The factory used fender mounted cable ties also as wire ties as seen below the heater hose. Just think of all the effort required to exactly repro the sloppy seam sealer on the firewall as compared to the factory application.

Red paint on brake drum is evident on this rallye wheel. Original tire valve extension has a white center. Repop trim rings are shorter than the originals shown here.

Virgin interior shows bucket seat and console options. Highlights of the extras on this highly optioned Charger include: Light Group, Performance Axle Package, power front discs, T-Flite, variable speed wipers, AM radio, rim-blow wheel, rallye dash and tach. The car stickered in at $5430.35. Current mileage is 10,760. Barely broken in.

(Photos: Steve Juliano)

Frank Badalson stepped up to the plate once again to decode the markings on the rear end.  On the bottom rib of the 3rd member/carrier, the 3 white dabs signify 3.55. The orange dab signifies Sure-Grip.  The yellow “423M” signifies build date of the carrier–April 23. “M” is an inspector or maybe the build person. The orange “426” near the center of the left tube is the assembly date of the rear–April 26. Over on the left side of the tube, the yellow “G046” signifies “G” series (1971),  the “046” is the internal engineering number for the entire assembly—’71, B-body, 3.55 SG with 11-inch rear drums. On the rear of the housing center, the “BG” signifies B-body, and of course once again “G” means G series. The other markings he believes are various inspectors. The “22” Frank believes is an inspector. Many times there is a letter in that spot. The orange dab signifies the fluid has been checked.

What The Experts Say

Roger Gibson, one of the top Mopar restorers in the hobby has stated that Steve’s Hemi Charger is the best example of an original unrestored Hemicar car that he has ever seen. He notes the original paint, perfect interior, virgin engine compartment with original belts, hoses and wires, and the extremely well-preserved undercarriage.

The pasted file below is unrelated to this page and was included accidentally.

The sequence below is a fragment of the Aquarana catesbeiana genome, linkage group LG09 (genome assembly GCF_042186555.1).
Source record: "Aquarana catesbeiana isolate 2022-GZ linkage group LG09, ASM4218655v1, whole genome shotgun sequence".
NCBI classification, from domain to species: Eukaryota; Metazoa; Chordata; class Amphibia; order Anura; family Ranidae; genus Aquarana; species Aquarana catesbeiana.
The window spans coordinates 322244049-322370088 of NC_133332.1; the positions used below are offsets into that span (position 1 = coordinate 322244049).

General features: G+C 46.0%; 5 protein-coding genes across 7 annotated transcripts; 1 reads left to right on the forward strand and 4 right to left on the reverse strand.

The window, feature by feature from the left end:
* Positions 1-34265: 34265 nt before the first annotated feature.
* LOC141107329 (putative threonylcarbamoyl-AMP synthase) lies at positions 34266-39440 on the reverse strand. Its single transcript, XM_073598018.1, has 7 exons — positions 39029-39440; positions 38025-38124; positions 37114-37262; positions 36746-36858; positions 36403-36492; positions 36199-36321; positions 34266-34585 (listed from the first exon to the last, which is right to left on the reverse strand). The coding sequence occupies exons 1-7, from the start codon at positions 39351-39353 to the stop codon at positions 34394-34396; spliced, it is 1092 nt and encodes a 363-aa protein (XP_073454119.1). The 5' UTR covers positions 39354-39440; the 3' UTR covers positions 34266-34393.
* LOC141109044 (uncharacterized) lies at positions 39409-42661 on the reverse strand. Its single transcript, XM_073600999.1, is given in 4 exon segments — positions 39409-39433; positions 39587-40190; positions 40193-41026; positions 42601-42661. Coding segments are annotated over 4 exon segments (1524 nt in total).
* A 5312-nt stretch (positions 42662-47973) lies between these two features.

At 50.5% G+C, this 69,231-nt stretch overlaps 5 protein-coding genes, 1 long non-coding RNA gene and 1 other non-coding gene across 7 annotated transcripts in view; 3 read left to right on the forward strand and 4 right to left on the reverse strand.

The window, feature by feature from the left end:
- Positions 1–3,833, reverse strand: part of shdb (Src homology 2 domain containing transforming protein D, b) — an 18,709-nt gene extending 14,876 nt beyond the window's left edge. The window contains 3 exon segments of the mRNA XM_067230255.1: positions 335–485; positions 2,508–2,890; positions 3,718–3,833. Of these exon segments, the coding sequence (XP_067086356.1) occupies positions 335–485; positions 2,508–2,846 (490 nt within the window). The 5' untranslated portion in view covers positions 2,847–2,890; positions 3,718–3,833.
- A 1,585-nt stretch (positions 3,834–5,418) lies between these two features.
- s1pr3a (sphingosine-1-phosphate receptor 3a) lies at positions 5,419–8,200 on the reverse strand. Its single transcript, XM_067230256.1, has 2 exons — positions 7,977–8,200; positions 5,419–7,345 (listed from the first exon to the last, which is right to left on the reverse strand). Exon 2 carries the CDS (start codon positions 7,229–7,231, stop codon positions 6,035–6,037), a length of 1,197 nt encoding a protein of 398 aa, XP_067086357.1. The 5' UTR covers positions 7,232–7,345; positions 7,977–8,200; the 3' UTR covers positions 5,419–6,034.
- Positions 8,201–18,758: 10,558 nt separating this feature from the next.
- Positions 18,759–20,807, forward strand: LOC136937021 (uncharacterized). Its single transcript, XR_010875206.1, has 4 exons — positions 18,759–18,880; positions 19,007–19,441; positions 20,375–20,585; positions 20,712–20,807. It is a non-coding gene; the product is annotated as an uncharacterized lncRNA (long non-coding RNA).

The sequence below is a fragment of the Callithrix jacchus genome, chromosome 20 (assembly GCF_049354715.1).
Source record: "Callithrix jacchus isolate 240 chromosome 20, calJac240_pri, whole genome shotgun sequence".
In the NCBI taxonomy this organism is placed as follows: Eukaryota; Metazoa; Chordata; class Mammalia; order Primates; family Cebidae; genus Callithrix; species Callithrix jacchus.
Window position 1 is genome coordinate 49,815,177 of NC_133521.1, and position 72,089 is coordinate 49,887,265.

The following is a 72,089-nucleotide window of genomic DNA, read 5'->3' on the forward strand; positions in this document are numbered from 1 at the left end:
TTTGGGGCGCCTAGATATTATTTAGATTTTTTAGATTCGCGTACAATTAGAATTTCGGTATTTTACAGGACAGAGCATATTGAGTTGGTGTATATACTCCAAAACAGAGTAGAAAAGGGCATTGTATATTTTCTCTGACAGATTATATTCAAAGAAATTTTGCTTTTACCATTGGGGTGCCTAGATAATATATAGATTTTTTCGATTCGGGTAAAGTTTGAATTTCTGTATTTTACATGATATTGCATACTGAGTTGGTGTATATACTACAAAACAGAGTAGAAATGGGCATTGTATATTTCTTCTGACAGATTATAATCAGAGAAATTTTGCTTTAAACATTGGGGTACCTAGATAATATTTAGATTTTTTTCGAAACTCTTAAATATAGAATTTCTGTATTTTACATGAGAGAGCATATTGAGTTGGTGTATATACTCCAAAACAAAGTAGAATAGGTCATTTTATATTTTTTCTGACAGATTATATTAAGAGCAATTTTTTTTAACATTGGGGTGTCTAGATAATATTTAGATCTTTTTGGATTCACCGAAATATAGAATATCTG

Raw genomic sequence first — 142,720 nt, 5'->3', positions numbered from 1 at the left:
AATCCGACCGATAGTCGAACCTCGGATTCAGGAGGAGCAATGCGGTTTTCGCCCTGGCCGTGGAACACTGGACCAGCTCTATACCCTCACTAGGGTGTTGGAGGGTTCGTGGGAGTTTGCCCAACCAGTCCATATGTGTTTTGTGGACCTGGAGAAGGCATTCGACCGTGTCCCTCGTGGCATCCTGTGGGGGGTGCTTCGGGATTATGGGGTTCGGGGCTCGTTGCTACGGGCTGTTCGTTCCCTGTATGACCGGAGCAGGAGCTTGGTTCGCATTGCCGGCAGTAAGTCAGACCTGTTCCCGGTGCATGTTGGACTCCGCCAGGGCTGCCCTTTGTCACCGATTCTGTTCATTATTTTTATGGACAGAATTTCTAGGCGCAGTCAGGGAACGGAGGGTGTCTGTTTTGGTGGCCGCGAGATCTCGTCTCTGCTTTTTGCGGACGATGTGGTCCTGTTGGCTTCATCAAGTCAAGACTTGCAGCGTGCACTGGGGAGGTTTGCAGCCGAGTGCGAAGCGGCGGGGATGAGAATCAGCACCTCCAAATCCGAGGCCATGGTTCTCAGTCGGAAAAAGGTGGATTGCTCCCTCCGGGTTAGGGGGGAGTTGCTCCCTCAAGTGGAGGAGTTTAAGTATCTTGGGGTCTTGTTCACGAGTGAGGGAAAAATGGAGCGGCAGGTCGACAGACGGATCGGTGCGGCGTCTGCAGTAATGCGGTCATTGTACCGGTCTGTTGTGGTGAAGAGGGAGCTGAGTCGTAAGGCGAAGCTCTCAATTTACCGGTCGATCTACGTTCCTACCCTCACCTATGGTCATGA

Frank Badalson, a respected Mopar restoration authority and producer of top-quality reproduction parts states: “I saw this car at a show in Maryland in ’86 and took a few rolls of film there.  But it was not until ’94 that I had a chance to go over the car thoroughly.  I have about 400 photos of this car and a good quantity of notes. This is an exceptional original car and very exceptionally preserved. The undercarriage, suspension and rear end are incredible for the detail.  There is virtually no deterioration.  I recall the original owner telling me that he always kept the car in a garage that was under his house. The garage was always heated and cooled—no moisture!  The second owner had the same set up–stored in a completely neutral environment. Once again, no moisture!  I am quite certain (and we know some big collections and collectors of ‘71 B-bodies) there is not another car as good and as original as this one.  There certainly are some other low-mile nice ‘71 Hemi B-bodies out there, no question. But overall, there’s nothing on the order of the quality of this car. It is truly incredible in the way it has been preserved. If you put this car on a lift and just spend some time taking in what it has to offer underneath, then check the trunk and the original, dated trunk mat, spare, jack, then the interior, then the engine compartment, then the original tires, wheels and lug nuts, then the paperwork, there’s nothing that compares. Now if only I could find an AAR or TA in this condition!”

Galen Govier, noted Mopar authority and gumbers nuru states: “I’ve seen a lot of cars over the years, but when you take everything in consideration–even non-Hemi cars–it’s got to be the most original unmolested untouched (no nicks no scratches—like brand new) car. Of all the cars I’ve seen, including some little old lady cars that come close, there’s nothing that’s comparable to Steve’s Charger.”

TheBruntBros, dubious Mopar photographers (non-English-speaking): “potrzebujemy używać łazienkę.”

Sometime after these photos were taken, an event occurred that put this whole thing into perspective. Steve and a group of very, very serious Mopar originality nuts went over this Charger, and they spent hours drooling over its originality. They all wore white microfiber gloves and sweats with no metal anywhere, no phones, no pens, nothing. It was like they were at an orgy trying not to scratch anything. When they finished their inspection and oohhing and ahhing, Steve’s beagle walked into the garage, pissed on the tire—and left.